Russia struck Kyiv and other cities throughout Ukraine on Monday, October 9 in retaliation for the Ukrainian attack on Russia’s Kerch Strait bridge in Crimea a week earlier. In the largest attack since the day of the initial invasion last February, Russia’s strikes targeted Ukrainian military and energy infrastructure as well as Kyiv, reports The Washington Post. The Russian military also struck civilian-dense areas, including a university and a playground, according to the Associated Press. Ukraine’s Emergency Service reported nearly 100 people wounded and at least 14 deaths during the morning’s attacks spanning at least 14 regions in the form of strikes from the air, sea, and land. According to Al Jazeera, the commander-in-chief of the Ukrainian Armed Forces, General Valeriy Zaluzhnyi, reported 75 missiles launched by Russia, although 41 were neutralized by Ukrainian air defenses.
These latest Russian attacks may be just the beginning of an escalated retaliation to the Ukrainian counteroffensives. According to CBS News, Putin stated that he is not bluffing regarding his threats to use nuclear weapons, and United States officials have expressed their concern over the potential for nuclear escalation in Ukraine, reports The New York Times. The New York Times goes on to explain that tactical, or small, nuclear weapons, are difficult to use with precision but easy to deploy, making them a good tool to make small areas of land uninhabitable. CBS News explains that the most recent U.S. intelligence estimate claims that Russia has up to 2,000 tactical nuclear weapons, potentially 10 times more than U.S. tactical nuclear arms in reserves. An attack using nuclear weapons would be the first use of atomic bombs since the U.S. used them on Hiroshima and Nagasaki in 1945, according to The New Yorker.
Ukraine’s attack on the Kerch Strait bridge, also referred to as the Crimean bridge, was a Ukrainian demonstration of power that destroyed a symbol of Russian pride and engineering, Al Jazeera states. Russia previously expressed that heavy defenses surround the Crimean bridge, which Russia depended on to transport military goods and supplies. The Crimean bridge, the longest in Europe, was also a demonstration of Russia’s sovereignty claim over Crimea from its 2014 annexation, according to the Financial Times.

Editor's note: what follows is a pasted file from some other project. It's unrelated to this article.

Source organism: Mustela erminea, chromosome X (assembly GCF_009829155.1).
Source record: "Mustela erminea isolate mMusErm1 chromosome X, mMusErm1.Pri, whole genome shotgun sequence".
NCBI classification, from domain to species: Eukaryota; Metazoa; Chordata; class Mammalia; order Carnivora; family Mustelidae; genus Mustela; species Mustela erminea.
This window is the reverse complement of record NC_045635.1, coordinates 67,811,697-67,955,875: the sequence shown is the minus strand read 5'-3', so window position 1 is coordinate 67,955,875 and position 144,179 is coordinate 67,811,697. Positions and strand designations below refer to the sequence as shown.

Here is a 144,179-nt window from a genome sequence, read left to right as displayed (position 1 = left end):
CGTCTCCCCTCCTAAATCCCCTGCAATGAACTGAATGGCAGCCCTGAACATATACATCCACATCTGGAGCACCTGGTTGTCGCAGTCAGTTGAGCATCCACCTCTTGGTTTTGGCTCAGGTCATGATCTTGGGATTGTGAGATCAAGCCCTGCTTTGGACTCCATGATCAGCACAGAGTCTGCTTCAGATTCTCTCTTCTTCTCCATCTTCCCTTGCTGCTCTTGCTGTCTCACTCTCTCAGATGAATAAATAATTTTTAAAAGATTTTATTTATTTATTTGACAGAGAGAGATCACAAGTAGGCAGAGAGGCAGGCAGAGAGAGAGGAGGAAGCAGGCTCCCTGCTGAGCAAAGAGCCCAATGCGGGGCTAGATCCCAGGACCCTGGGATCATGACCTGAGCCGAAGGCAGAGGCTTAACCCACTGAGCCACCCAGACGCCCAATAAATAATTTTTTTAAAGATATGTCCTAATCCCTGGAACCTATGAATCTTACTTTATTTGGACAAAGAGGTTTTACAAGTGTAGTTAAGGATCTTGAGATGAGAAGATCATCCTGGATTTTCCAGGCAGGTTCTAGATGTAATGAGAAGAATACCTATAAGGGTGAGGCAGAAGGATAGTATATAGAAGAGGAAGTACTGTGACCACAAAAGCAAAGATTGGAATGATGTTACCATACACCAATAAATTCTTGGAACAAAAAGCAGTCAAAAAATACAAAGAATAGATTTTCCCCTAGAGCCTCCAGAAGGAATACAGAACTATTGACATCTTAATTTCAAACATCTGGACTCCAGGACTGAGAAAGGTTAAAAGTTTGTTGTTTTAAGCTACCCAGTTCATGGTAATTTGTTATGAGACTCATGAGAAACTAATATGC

Putin may be attempting to revitalize his resources and streamline military power. Al Jazeera states that just days before Monday’s attacks on Ukraine, General Sergey Surovikin, a general described as “ruthless,” was appointed to lead the Russian war efforts in Ukraine. Ukraine has steadily mounted a counteroffensive, most recently breaking past Russian defenses and advancing along the Dnieper River, yet another vital supply transportation route for Russian troops, according to Al Jazeera. CBS News shares that some, however, view Russia’s most recent attacks on Ukraine not as a tactical advance, but instead as aiming only to cause a “humanitarian catastrophe,” in the words of Andriy Yermak, an advisor to Ukrainian President Volodymyr Zelenskyy.
Ukraine’s recent successful counter-offensive which allowed them to recapture land occupied by Russia, as well as Ukrainian forces’ continual advancement, may lead to the collapse of the Russian front in the Donbas, The New Yorker predicts. One of the only ways Putin would be able to combat Russia’s collapse in the Donbas may be through the use of tactical nuclear weapons, the New Yorker goes on to explain. Outside of Russia, the Belarusian President Alexander Lukashenko announced that he and Putin plan to create a joint force of troops, providing little explanation, CBS stated. Additionally, Belarus has allowed Russia to attack Ukraine using Belarusian land, indicating closer coordination between the two countries in the war effort, Financial Times explains. The Belarusian and Russian joint military force is a threat to Ukraine, who has expressed a plan to attack Belarus. Belarusian defense minister Viktor Khrenin issued a statement, however, claiming “We don’t want to fight,” according to the Associated Press.
As of now, it is not predicted that Russia will use tactical nuclear weapons in Ukraine, The New York Times reports. They share that Moscow is quick to use the threat of atomic weaponry to scare Ukraine. However, Russia has a history of empty threats when it comes to the use of nuclear weapons, including in 2014 during Russia’s invasion of Crimea. According to The New Yorker, many experts believe that a deterrence preventing Russia from deploying nuclear weapons may be their fear of increased U.S. military involvement in the war.
Image Courtesy of David Guttenfelder for The New York Times, Flickr